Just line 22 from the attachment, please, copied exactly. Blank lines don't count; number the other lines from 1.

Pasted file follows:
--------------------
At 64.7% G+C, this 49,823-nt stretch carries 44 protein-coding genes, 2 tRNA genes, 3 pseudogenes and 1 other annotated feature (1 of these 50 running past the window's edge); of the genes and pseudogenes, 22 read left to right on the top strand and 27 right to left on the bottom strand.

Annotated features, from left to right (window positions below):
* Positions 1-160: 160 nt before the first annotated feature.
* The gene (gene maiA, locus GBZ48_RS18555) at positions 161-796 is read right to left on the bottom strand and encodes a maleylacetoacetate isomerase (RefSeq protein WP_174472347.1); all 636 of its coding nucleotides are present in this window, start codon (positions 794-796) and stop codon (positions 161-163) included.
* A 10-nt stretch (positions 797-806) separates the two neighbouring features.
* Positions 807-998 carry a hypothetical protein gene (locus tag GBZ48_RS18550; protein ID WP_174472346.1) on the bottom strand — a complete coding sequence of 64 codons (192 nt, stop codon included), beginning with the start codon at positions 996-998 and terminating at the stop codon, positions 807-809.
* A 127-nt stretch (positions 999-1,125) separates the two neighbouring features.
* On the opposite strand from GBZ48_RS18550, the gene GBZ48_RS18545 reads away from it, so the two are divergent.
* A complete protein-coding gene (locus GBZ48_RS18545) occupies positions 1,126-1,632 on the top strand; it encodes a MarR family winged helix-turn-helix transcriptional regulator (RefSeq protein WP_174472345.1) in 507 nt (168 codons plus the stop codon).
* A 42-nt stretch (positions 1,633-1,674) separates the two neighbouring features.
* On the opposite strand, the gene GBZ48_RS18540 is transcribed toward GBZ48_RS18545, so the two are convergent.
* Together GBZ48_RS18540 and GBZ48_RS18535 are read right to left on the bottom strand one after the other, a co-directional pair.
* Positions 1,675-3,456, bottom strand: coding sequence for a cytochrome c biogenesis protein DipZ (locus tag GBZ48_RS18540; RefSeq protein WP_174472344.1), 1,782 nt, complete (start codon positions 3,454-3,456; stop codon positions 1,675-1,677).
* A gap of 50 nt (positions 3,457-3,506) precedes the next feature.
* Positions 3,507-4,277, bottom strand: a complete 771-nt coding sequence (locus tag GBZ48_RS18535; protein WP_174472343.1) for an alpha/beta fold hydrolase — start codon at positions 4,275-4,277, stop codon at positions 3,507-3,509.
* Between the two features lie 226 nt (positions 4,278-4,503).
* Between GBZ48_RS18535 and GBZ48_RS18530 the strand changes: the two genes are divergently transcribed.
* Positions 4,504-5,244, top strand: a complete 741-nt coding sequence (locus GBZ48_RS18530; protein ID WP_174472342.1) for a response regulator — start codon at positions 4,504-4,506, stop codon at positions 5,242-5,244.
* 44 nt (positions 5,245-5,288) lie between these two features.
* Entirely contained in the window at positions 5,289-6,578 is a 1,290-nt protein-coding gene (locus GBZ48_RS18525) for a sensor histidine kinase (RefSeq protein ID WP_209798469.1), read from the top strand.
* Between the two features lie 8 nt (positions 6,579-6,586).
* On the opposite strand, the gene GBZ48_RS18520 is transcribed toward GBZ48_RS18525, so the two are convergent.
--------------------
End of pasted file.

* On the opposite strand, the gene GBZ48_RS18520 is transcribed toward GBZ48_RS18525, so the two are convergent.